February 13, 2012
Winner by a thread
A Johns Hopkins biomedical engineering student recently won top honors at an inaugural international undergraduate research poster competition for his study of a simple and inexpensive diagnostic assay using cotton threads.
Rohit Dasgupta, a senior from Centreville, Va., flew to Saudi Arabia last month to present his concept of threads as a matrix for diagnostic assay systems that could detect certain diseases and monitor a person’s overall health, especially for use in remote regions and low-resource settings.
The hydrophilic thread, treated with reagents, can wick a small blood or urine sample and turn a predetermined color in the presence of ketones, nitrites, proteins and glucose in urine, and alkaline phosphatase in blood—markers that might indicate kidney dysfunction, a urinary tract infection or diabetes.
Dasgupta said there is a need for an assay platform that is inexpensive, rugged and lightweight, and uses a relatively small volume of a sample, such as blood obtained from a single finger prick.
“These [blood and urine tests] are difficult to do in poor regions because they often require a lot of trained people and large laboratories,” he said. “What we were trying to do in this project was find a really low-cost way to run these measurements and get results that can immediately be acted upon.”
He conducted the research in the summer of 2009 and winter intersession 2010 in George Whitesides’ Research Group at Harvard University as part of the National Science Foundation’s Research Experiences for Undergraduates program. The study was published in the May 2010 edition of the Applied Materials & Interfaces journal of the American Chemical Society.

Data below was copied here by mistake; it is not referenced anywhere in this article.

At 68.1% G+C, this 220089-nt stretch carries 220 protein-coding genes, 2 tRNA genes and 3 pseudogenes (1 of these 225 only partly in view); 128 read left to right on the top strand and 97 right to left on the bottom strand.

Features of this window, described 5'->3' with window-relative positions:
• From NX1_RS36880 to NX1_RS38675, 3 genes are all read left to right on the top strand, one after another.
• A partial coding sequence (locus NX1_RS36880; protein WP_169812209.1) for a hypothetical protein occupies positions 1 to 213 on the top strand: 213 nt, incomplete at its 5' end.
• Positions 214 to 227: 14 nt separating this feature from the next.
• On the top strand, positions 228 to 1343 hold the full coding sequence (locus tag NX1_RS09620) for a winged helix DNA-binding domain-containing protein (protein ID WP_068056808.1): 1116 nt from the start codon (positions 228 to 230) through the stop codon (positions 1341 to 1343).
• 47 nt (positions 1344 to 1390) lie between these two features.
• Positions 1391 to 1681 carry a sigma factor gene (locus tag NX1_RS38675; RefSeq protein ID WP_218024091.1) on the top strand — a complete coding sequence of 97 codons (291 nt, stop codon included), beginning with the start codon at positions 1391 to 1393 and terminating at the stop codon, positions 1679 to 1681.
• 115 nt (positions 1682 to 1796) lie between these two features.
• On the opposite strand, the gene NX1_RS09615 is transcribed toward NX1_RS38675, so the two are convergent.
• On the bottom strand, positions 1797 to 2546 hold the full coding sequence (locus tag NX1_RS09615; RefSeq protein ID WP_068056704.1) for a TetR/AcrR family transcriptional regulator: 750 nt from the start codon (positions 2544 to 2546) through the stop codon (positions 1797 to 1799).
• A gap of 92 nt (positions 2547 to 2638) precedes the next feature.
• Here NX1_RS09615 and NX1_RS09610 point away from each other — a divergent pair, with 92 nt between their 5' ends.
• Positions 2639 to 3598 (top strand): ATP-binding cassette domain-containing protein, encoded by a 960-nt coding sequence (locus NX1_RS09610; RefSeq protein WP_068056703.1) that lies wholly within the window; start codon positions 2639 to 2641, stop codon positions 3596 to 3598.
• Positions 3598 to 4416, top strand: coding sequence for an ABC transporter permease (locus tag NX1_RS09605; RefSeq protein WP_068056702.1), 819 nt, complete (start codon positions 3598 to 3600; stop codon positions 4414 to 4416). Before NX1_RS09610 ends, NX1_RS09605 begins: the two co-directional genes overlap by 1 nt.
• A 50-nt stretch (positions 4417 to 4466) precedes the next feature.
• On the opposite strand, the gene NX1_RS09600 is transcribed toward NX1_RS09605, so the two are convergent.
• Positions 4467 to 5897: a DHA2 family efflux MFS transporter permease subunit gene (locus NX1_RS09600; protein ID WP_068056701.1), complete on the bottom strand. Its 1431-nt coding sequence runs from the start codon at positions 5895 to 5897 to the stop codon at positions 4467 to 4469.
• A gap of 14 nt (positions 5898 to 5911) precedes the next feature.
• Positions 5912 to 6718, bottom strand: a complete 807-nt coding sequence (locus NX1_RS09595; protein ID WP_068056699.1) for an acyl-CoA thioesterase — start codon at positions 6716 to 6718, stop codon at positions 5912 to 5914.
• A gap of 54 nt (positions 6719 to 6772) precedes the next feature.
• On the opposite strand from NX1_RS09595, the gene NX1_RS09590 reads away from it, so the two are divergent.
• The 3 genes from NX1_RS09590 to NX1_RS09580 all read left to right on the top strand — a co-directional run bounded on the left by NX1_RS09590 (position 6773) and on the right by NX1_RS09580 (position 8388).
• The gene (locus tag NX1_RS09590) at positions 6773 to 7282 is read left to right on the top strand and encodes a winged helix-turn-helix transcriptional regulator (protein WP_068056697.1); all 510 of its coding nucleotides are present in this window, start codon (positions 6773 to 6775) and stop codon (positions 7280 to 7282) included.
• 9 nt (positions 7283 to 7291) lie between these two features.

Dasgupta was one of three Johns Hopkins students among the 50 finalists for the King Abdullah University of Science & Technology Undergraduate Poster Competition. The other Johns Hopkins students selected were senior Sarah McElman and junior Daniel Peng.
The competition is part of the King Abdullah University’s Winter Enrichment Program. Posters were invited from undergraduates worldwide in the university’s strategic research areas of energy, water, food and the environment. More than 300 students applied.
The authors of the top 50 submissions, representing nations across the world, were invited to spend one week in mid-January at the King Abdullah campus to present and discuss their work and be judged for the top prizes. The all-expense-paid six-day trip featured a diving excursion in the Red Sea, a tour of the city of Jeddah and several lavish dinners. The top six posters at the competition received awards. Dasgupta and the other first-prize winner received trophies and certificates.
Dasgupta, who is on track to graduate in May, is currently conducting research to develop a point-of-care diagnostic to detect an enzyme deficiency through the Biomedical Engineering Department’s design team program.